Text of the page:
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20190825 The Global Age 1950-2017


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This is a history book, so the main idea is to narrate events in Europe from the end of WWII until 2017 and do it with reasonably factual approach.


  1. The Tense Divide

This chapter is mainly about events of the Cold War, especially when it was getting close to the Hot War. Author describes origins and conduct of Korean War and how it happened that it was UN, mainly USA, against North Korea and China. It also describes creation of NATO, with complex interplay around West Germany and its sovereignty. It followed by creation of Warsaw Pact combining militaries of Soviet Block countries. Finally author describes creation of neutrals like Yugoslavia, Austria, and a few more countries. The narrative then goes through nuclear competition, and process of settling of blocks’ areas of influence, including struggle over West Berlin that was completed with building of the Wall.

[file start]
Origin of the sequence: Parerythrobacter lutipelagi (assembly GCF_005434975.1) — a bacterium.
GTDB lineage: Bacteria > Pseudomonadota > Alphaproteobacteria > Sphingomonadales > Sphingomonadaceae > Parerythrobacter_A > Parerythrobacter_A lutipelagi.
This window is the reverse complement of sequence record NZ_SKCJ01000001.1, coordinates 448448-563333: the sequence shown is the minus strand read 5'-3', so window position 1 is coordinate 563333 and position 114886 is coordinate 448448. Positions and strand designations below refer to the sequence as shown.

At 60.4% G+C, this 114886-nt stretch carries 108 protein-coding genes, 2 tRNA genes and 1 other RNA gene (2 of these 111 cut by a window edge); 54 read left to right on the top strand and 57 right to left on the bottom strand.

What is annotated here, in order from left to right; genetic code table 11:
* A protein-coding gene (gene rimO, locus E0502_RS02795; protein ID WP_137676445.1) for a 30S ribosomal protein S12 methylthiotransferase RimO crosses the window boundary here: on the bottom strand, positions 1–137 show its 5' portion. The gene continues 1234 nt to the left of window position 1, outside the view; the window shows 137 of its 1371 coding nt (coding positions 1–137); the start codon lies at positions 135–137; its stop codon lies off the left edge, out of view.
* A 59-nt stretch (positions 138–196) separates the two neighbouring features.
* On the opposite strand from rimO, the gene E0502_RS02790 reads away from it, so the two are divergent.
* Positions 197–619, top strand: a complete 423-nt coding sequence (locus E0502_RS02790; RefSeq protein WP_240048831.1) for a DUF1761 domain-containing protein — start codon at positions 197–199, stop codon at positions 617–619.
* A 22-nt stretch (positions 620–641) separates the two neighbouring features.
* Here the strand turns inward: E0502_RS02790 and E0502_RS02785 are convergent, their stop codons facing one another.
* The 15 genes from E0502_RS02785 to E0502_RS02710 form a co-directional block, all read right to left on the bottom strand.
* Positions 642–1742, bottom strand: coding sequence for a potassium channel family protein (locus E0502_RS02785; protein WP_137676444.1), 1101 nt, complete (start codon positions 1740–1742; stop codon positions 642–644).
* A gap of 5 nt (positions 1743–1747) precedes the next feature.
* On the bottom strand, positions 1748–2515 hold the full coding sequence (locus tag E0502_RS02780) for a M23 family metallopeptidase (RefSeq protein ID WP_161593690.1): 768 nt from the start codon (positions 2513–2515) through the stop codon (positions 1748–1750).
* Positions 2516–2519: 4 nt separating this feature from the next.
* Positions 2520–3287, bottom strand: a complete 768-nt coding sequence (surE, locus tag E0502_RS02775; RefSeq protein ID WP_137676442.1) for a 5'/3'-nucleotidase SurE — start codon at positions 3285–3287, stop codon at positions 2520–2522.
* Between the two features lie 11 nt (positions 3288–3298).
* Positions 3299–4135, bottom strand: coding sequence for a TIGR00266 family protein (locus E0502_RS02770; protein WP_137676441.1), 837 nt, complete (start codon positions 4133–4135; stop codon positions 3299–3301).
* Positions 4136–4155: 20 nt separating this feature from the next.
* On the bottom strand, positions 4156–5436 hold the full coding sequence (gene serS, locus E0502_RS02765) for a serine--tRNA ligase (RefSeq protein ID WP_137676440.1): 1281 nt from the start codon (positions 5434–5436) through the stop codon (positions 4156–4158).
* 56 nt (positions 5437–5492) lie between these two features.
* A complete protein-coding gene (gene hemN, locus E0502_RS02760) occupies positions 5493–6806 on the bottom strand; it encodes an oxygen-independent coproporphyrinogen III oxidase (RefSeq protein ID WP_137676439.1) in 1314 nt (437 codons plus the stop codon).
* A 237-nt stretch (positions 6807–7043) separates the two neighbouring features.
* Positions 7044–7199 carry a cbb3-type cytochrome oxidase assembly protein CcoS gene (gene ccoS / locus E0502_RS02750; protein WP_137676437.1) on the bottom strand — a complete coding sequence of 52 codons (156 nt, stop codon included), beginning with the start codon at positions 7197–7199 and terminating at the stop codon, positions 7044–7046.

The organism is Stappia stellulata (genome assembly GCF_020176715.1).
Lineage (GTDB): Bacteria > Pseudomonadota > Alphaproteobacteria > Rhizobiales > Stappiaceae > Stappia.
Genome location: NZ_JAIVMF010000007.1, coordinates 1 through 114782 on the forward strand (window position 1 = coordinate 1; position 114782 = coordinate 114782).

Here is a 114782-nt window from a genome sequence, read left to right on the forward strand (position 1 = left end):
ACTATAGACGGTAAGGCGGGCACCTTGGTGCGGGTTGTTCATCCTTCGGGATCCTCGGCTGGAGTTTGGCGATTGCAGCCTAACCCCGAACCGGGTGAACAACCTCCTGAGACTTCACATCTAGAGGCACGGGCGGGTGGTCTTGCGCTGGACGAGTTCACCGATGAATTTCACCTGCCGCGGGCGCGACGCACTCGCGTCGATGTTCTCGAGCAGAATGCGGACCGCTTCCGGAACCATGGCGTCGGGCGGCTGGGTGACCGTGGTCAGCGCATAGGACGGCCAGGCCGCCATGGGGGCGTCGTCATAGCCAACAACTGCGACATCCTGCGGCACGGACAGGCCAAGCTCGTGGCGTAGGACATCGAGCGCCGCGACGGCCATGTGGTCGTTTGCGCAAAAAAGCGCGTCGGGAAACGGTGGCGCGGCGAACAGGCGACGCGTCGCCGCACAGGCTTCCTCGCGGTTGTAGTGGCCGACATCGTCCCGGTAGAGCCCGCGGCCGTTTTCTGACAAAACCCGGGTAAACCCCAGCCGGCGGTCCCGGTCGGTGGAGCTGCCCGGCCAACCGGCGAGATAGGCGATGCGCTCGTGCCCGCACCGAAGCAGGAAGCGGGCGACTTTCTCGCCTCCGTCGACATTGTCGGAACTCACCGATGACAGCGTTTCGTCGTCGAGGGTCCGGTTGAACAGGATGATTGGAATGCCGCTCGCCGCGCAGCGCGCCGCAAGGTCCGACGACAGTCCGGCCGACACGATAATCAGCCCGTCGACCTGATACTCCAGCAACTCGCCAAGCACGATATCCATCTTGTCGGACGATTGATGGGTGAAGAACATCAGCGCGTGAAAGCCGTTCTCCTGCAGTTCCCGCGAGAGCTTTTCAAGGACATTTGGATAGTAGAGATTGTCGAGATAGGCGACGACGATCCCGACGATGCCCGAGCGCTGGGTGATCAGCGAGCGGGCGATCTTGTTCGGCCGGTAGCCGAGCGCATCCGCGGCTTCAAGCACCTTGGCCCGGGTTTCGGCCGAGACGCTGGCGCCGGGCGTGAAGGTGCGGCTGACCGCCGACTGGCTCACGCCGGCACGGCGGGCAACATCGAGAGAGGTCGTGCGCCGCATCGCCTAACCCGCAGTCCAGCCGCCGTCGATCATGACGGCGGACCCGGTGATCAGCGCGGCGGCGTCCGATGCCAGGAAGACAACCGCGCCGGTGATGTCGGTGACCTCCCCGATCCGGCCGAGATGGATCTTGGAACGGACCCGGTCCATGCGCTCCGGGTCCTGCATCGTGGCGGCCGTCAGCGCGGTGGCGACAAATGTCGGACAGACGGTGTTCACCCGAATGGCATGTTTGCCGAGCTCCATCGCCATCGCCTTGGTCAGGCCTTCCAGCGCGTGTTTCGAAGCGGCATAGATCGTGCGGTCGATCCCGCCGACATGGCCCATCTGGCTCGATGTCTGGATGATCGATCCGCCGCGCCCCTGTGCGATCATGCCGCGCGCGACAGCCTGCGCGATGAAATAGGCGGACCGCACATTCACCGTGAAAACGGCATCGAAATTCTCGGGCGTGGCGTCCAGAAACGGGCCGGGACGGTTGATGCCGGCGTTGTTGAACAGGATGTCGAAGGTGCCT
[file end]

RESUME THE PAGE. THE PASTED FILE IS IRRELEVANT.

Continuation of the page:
The second part of the chapter describes population attitudes to the nuclear weapons, including anti-nuclear movements and Anti-Americanism – both actively supported by Soviets. Author also describes anti-nuclear campaigns in the Soviet block. It is funny how both Western and Eastern Campaigns were directed against American nuclear weapons and neither one against Soviet nuclear weapons.

  1. The Making of Western Europe